None of the American “Saints” quite have Sor Juana’s dignity and chaste elegance, or Saint Joan’s for that matter, but the banknotes on which their pictures appear have much wider circulation around the world. Most people will agree that George Washington on the one dollar bill and Thomas Jefferson on the two dollar bill were “pretty good guys” (except of course that they were both Hemp-growing slaveholders). George Washington’s life and childhood has become somewhat mythologized (recall the “I cannot tell a lie, I cut it with my axe” story about little George cutting down a particularly important cherry tree as a boy). Jefferson’s once nearly saintly rep has suffered in recent years from scurrilous stories that he fathered one or more children with one or more of his slaves, notably a certain “Sally Hemings” whose descendants are still around today. But it’s still hard to imagine what would define the United States if it were not for Jefferson’s verbiage in the Declaration of Independence and his purchase of New Orleans and the middle one third of the continent from France in 1803, among many other things.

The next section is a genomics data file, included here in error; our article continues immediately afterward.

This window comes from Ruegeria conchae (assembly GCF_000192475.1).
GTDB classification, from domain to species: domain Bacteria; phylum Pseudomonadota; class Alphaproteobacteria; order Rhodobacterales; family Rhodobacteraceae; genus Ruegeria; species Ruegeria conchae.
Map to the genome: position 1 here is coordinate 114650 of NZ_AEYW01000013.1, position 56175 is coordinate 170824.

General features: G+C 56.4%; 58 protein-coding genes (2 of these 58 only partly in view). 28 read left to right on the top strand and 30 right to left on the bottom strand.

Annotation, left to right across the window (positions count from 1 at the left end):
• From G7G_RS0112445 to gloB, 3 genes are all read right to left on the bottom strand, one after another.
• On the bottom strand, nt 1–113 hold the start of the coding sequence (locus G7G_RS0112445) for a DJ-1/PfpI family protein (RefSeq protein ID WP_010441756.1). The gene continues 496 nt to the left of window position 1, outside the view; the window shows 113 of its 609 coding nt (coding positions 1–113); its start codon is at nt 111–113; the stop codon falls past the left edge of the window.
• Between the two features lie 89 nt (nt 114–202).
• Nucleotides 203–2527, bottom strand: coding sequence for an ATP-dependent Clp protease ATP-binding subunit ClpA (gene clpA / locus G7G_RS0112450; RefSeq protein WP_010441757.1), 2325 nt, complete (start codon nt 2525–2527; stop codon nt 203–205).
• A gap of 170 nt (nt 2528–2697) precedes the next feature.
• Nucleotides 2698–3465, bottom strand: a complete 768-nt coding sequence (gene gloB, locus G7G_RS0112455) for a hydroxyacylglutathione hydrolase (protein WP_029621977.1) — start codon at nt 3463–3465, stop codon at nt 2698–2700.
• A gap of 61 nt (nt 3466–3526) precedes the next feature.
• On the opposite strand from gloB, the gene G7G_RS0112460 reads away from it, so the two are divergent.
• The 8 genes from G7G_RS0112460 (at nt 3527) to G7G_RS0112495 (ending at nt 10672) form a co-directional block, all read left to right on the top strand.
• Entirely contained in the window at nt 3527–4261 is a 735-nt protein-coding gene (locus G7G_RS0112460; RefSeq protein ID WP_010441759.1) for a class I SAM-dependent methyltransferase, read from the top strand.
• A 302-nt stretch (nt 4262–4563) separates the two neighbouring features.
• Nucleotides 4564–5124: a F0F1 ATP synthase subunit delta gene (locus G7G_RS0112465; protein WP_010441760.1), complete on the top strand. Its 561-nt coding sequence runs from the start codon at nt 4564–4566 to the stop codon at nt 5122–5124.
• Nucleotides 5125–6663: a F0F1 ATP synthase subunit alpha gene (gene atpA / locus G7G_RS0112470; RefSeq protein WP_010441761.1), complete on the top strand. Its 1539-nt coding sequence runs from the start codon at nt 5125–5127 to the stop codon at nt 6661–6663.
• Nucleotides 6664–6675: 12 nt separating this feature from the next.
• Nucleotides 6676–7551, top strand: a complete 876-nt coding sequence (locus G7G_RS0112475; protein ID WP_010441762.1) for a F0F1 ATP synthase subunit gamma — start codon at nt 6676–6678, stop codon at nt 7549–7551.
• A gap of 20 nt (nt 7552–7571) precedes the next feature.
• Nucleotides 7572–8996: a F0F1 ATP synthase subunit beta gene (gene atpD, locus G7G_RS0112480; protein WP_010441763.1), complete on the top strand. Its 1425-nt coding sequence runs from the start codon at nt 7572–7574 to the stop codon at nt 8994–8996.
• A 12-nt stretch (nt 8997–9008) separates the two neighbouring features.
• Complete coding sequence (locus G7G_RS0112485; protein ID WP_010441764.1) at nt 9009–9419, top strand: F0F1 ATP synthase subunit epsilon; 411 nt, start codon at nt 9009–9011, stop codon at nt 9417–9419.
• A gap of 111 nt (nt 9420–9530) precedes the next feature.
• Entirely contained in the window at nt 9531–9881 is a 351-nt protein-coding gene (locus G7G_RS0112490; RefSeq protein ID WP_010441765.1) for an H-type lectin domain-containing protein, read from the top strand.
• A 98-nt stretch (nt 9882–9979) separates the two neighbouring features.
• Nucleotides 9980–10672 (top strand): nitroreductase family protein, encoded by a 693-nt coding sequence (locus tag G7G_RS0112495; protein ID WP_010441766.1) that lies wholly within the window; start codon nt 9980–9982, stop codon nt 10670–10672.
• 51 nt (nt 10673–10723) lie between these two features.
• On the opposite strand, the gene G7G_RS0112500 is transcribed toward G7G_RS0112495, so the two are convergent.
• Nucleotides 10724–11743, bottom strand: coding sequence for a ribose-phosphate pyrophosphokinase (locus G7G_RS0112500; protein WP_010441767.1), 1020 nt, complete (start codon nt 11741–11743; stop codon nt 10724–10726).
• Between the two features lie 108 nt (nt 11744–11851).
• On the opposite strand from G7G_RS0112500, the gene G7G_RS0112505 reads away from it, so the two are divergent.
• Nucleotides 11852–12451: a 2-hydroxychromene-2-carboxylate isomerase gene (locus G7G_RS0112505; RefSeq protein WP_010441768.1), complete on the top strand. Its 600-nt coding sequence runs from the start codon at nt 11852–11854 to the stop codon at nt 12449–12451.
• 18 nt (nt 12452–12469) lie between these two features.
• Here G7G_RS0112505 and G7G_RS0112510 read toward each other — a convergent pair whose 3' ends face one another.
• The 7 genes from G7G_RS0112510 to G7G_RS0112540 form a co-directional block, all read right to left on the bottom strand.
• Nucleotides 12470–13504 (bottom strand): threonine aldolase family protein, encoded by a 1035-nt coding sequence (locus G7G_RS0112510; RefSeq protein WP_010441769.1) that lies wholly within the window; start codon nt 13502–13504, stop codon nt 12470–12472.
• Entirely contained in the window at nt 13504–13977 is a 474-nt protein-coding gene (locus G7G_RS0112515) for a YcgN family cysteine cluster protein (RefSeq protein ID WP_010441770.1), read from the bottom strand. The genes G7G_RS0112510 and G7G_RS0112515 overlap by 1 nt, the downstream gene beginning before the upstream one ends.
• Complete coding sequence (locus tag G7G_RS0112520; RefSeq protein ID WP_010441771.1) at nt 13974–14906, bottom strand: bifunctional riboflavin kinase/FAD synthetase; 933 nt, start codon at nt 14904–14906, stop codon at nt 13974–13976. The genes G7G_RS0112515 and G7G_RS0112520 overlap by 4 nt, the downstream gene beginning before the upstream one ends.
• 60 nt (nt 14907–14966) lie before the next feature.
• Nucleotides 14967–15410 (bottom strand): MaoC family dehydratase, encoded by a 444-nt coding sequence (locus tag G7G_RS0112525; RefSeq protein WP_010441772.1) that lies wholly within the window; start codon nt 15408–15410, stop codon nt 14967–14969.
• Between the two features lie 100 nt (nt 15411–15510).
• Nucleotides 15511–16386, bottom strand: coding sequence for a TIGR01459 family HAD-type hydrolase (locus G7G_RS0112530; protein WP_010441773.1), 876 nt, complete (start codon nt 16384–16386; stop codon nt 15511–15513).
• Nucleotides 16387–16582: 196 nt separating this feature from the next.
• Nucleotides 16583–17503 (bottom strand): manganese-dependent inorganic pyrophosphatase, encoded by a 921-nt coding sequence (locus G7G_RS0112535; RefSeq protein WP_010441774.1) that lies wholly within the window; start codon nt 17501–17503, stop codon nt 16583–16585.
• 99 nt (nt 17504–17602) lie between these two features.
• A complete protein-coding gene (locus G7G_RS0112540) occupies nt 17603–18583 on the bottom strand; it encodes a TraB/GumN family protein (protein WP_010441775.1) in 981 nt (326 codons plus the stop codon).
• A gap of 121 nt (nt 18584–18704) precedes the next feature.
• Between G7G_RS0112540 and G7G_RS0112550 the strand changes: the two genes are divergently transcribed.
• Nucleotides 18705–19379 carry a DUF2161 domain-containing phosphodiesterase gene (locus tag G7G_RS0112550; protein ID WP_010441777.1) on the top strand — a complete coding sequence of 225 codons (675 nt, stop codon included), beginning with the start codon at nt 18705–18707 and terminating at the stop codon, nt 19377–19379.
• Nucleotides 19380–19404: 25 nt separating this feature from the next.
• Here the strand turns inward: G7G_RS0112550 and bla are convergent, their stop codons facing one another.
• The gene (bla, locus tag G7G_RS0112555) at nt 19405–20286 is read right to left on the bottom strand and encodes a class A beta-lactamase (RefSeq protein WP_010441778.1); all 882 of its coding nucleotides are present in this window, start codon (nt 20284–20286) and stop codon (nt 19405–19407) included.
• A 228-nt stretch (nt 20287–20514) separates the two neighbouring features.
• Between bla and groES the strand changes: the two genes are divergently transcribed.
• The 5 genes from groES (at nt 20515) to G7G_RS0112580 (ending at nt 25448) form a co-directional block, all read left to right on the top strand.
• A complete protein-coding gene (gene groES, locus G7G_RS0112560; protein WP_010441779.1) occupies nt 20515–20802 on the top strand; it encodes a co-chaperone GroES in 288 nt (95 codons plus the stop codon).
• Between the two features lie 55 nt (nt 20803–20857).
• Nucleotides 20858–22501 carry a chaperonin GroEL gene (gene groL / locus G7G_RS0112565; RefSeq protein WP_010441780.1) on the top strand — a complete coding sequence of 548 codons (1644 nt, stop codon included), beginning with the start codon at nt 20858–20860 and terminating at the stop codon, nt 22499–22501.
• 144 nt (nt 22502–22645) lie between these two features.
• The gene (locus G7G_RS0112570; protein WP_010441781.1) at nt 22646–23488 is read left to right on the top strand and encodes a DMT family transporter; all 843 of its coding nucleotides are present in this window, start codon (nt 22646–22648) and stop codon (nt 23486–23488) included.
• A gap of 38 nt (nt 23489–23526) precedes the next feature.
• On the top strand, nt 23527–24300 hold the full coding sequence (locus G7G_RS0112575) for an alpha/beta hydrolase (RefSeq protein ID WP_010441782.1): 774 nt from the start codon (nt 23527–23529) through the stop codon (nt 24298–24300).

With Abraham Lincoln on the Five dollar bill we come to more controversial territory. The short previews for the new movie on the sixteenth president with Daniel Day Lewis in the title role suggest a totally mythologized view of “My Uncle Abe” (he’s not really, not even close on the family tree, but it’s always fun to say it) including a line that runs “no one has ever been so beloved”—and that’s just a catastrophic lie….. Abraham Lincoln, like Julius Caesar and John F. Kennedy, was highly controversial during his lifetime, and it was assassination that achieved Sainthood for him. Abraham Lincoln arguably did more to destroy liberty and the original constitution in the United States than anyone else besides Franklin Delano Roosevelt and the two Presidents Bush put together. Lincoln was hated by Northern Democrats and especially New Yorkers throughout the War, and by the people of the South until the middle-to-late 20th century, who never accepted Thanksgiving as a holiday until Lincoln’s successor in supreme constitutional degradation, Franklin D. Roosevelt made it a national holiday.